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Finance World

Morgan Stanley profit drops 14% as deal drought persists

 Morgan Stanley’s profit slipped 14% in the second quarter from a year earlier as a deal-making slump persisted, while trading in stocks and bonds weakened.

Revenue from investment banking was flat at $1.16 billion. Trading revenues slid as volatility declined, with fixed income sinking 31% while equities fell 14%.

CEO James Gorman cited a “challenging market environment,” in the quarter, which “started with macroeconomic uncertainties and subdued client activity, but ended with a more constructive tone”.

While more subdued markets weighed on trading, stabilizing market conditions had not yet spurred activity in capital markets, Chief Financial Officer Sharon Yeshaya said in a phone interview.

Still, “we expect investment banking to lead the recovery in the next quarter,” she said.

The Wall Street giant followed rivals including JPMorgan Chase and Citigroup in reporting tepid trading results. By contrast, Bank of America reported a surprise gain in markets revenue on Tuesday.

Excluding one-off items, Morgan Stanley earned $1.24 a share on a revenue of $13.46 billion, comfortably beating estimates of $1.15 a share on $13.08 billion revenue, according to data from Refinitiv IBES.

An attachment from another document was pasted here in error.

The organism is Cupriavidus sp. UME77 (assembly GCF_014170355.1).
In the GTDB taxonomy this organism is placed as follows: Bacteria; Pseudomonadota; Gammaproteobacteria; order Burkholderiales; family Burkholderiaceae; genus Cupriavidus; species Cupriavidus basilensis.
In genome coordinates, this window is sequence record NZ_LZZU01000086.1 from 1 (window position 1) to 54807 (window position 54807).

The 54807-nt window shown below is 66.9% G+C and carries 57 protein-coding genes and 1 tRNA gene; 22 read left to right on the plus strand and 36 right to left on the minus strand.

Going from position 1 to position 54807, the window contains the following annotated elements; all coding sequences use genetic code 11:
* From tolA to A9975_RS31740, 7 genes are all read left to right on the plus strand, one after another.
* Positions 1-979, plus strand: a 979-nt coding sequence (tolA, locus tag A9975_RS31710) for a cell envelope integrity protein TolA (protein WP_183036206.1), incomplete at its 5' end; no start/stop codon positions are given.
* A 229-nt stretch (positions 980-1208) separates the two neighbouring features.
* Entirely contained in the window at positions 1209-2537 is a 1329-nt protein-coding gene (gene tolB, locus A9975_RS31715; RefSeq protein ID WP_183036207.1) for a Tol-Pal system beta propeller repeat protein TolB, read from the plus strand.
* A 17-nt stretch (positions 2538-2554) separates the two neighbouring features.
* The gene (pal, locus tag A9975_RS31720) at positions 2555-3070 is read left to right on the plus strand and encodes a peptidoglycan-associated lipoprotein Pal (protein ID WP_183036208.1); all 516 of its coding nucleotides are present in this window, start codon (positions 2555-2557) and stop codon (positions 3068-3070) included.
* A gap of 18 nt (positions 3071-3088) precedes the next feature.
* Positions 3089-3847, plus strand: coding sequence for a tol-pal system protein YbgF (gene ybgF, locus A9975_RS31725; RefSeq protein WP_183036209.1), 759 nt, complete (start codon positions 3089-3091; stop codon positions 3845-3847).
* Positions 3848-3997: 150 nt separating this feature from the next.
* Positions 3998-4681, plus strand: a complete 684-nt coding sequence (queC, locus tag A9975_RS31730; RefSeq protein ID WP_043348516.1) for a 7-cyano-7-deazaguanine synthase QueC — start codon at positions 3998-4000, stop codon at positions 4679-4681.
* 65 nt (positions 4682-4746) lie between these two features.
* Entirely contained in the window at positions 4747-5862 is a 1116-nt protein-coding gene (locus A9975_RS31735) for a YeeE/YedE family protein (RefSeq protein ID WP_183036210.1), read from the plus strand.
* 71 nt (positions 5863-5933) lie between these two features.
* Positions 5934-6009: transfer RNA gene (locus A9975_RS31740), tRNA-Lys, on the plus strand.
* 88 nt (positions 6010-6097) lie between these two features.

The “results appear much better than feared in a challenging environment,” UBS analyst Brennan Hawken‎ wrote in a note.

Morgan Stanley’s earnings were also eroded by $300 million in severance costs after the bank laid off thousands of employees this year.

Gorman announced in May that he would step down within a year. Morgan Stanley’s board will focus on the selection Gorman’s successor at its summer and fall meetings, a person familiar with the situation told Reuters last month.

Among the three top candidates are Ted Pick, the company’s co-president who leads its investment banking and trading arm, and co-president Andy Saperstein, who runs wealth management.

Although the results of the business units have diverged, Gorman has stressed their performance is not the only consideration for CEO selection.

The bank’s wealth management unit reported record net revenue of $6.7 billion, 16% higher than a year earlier. It gained $90 billion in new assets in the second quarter.

Revenue from investment management, run by the third CEO candidate, Dan Simkowitz, slipped 2%.

Morgan Stanley’s shares rose almost 1% in early trading.

Source : Reuters



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